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Impact of Saharan Dust on Severe Small for Gestational Births in the Caribbean

Abstract : Desert dust transported from the Sahara to the Caribbean generates peak exposures to particulate matter ≤ 10 μm (PM). We investigated the impact of dust episodes on severe small for gestational-age births in Guadeloupe. The study sample consisted of 911 pregnant women enrolled in the Timoun mother-child cohort. Desert dust exposure was assessed through the mean daily PM concentrations averaged over the entire pregnancy. Numerous sociodemographic and medical risk factors were considered as covariates and introduced into multinomial logistic regression models. Odds ratios (ORs) were calculated per SD change (3.08 μg/m). Among various outcomes, symmetrically growth-retarded births showed the highest OR (3.28, 95% CI 1.08-10.02). Saharan dust seems to influence weight but not length or head circumference at birth. Given the high OR observed in this study, it is conceivable that Saharan dust plays a role through severe placental insufficiency early in pregnancy.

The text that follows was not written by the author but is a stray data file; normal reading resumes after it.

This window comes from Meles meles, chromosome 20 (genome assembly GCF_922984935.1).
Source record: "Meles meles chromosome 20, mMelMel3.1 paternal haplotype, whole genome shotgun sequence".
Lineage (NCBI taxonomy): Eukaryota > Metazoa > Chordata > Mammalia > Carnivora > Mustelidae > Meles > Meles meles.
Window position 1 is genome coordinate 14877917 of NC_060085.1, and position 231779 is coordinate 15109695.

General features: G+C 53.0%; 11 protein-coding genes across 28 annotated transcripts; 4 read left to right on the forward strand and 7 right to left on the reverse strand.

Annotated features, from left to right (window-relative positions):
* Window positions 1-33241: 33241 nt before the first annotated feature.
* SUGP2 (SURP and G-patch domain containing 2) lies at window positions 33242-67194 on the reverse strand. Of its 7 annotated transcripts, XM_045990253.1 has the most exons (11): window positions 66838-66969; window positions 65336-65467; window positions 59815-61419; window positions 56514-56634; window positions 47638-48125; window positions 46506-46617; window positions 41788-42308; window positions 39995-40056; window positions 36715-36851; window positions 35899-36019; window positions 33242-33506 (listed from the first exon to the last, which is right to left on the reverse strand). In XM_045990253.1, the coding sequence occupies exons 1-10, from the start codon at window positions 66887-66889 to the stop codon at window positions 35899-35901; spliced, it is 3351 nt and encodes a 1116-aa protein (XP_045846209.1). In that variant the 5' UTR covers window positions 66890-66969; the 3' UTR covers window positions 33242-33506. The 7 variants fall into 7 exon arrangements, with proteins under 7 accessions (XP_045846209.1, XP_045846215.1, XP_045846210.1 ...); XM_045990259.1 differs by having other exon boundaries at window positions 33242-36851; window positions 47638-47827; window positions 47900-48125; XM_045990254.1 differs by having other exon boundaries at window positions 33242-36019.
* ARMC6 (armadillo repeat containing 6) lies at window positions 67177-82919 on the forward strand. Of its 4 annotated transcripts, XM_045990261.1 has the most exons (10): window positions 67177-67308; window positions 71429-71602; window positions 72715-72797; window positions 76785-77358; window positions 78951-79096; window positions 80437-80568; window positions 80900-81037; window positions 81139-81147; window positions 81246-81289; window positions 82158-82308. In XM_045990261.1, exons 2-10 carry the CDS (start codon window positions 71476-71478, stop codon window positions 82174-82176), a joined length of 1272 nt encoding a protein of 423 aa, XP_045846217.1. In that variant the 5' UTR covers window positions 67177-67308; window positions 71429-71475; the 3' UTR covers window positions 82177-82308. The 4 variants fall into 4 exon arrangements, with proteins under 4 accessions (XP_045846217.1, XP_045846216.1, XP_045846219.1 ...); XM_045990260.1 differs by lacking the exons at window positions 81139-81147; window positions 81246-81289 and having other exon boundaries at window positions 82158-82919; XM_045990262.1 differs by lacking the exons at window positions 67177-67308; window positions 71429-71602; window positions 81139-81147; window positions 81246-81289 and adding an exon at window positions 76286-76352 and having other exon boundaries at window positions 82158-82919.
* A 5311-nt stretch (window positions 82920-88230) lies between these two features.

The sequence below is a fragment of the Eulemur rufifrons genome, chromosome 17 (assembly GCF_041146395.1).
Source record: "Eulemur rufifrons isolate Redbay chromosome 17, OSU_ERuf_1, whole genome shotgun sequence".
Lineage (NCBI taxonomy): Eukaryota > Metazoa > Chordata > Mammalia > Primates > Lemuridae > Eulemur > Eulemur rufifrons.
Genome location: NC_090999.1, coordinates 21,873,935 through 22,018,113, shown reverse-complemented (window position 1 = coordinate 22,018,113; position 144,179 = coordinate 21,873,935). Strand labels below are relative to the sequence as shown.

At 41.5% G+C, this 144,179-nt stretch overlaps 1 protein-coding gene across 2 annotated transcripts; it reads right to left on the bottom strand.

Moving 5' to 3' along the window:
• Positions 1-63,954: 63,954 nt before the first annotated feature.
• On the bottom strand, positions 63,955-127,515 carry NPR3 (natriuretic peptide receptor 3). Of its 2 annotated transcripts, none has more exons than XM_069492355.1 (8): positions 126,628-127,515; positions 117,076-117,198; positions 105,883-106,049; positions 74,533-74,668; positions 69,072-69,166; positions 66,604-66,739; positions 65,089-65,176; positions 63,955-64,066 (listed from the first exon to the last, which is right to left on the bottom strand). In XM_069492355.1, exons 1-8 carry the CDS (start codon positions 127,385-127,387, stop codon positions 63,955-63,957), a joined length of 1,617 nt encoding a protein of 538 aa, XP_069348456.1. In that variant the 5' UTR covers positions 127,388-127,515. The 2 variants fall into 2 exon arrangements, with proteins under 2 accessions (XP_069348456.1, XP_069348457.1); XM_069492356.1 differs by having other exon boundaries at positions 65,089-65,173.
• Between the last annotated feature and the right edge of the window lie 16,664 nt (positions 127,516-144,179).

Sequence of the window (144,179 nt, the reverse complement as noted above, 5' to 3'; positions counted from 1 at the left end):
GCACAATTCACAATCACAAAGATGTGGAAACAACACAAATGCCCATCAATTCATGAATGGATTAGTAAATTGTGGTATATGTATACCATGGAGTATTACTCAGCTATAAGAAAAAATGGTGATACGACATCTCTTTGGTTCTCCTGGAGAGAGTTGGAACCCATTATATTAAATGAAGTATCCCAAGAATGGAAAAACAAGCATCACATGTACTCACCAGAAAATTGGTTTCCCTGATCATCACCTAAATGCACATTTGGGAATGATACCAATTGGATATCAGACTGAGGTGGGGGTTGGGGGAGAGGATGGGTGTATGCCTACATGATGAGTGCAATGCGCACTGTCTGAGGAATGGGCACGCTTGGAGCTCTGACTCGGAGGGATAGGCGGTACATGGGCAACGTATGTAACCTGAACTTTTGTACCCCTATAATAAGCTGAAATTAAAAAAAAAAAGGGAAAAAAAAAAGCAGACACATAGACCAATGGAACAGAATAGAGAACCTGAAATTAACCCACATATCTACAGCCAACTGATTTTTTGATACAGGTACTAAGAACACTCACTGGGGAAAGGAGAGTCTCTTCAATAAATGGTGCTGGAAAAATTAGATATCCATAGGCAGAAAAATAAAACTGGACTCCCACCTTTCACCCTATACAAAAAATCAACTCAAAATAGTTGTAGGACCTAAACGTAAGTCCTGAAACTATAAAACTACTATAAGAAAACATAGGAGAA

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Jean-François Viel, Leah Michineau, Céline Garbin, Christine Monfort, Philippe Kadhel, et al.. Impact of Saharan Dust on Severe Small for Gestational Births in the Caribbean. American Journal of Tropical Medicine and Hygiene, American Society of Tropical Medicine and Hygiene, 2020, 102 (6), pp.1463-1465. ⟨10.4269/ajtmh.19-0699⟩. ⟨hal-02565727⟩

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